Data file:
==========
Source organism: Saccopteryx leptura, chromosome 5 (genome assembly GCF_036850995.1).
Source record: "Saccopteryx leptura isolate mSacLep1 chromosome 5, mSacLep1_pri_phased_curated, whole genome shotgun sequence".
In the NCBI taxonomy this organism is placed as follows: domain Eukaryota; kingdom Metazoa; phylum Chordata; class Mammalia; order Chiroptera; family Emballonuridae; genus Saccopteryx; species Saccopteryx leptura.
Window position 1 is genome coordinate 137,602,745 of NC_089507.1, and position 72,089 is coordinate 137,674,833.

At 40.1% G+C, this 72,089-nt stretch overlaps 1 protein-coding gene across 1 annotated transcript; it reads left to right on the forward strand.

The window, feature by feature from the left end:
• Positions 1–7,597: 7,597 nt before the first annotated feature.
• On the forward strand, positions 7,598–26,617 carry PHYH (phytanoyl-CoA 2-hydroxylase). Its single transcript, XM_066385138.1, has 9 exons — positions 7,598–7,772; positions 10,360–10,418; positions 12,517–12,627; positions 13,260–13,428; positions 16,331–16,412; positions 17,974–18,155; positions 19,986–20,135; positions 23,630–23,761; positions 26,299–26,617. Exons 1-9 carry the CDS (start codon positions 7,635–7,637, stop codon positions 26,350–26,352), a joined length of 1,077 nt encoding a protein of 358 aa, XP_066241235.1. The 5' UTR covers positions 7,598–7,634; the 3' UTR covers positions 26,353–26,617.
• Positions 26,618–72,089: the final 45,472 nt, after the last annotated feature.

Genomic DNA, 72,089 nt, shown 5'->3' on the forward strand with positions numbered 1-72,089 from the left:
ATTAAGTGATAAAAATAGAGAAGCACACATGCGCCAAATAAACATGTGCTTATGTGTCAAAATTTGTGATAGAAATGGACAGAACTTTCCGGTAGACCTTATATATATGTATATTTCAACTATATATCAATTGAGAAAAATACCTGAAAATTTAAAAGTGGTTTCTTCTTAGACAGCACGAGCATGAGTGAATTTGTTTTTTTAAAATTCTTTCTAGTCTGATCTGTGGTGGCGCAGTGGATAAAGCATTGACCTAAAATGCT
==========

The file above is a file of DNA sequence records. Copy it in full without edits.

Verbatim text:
Source organism: Saccopteryx leptura, chromosome 5 (genome assembly GCF_036850995.1).
Source record: "Saccopteryx leptura isolate mSacLep1 chromosome 5, mSacLep1_pri_phased_curated, whole genome shotgun sequence".
In the NCBI taxonomy this organism is placed as follows: domain Eukaryota; kingdom Metazoa; phylum Chordata; class Mammalia; order Chiroptera; family Emballonuridae; genus Saccopteryx; species Saccopteryx leptura.
Window position 1 is genome coordinate 137,602,745 of NC_089507.1, and position 72,089 is coordinate 137,674,833.

At 40.1% G+C, this 72,089-nt stretch overlaps 1 protein-coding gene across 1 annotated transcript; it reads left to right on the forward strand.

The window, feature by feature from the left end:
• Positions 1–7,597: 7,597 nt before the first annotated feature.
• On the forward strand, positions 7,598–26,617 carry PHYH (phytanoyl-CoA 2-hydroxylase). Its single transcript, XM_066385138.1, has 9 exons — positions 7,598–7,772; positions 10,360–10,418; positions 12,517–12,627; positions 13,260–13,428; positions 16,331–16,412; positions 17,974–18,155; positions 19,986–20,135; positions 23,630–23,761; positions 26,299–26,617. Exons 1-9 carry the CDS (start codon positions 7,635–7,637, stop codon positions 26,350–26,352), a joined length of 1,077 nt encoding a protein of 358 aa, XP_066241235.1. The 5' UTR covers positions 7,598–7,634; the 3' UTR covers positions 26,353–26,617.
• Positions 26,618–72,089: the final 45,472 nt, after the last annotated feature.

Genomic DNA, 72,089 nt, shown 5'->3' on the forward strand with positions numbered 1-72,089 from the left:
ATTAAGTGATAAAAATAGAGAAGCACACATGCGCCAAATAAACATGTGCTTATGTGTCAAAATTTGTGATAGAAATGGACAGAACTTTCCGGTAGACCTTATATATATGTATATTTCAACTATATATCAATTGAGAAAAATACCTGAAAATTTAAAAGTGGTTTCTTCTTAGACAGCACGAGCATGAGTGAATTTGTTTTTTTAAAATTCTTTCTAGTCTGATCTGTGGTGGCGCAGTGGATAAAGCATTGACCTAAAATGCT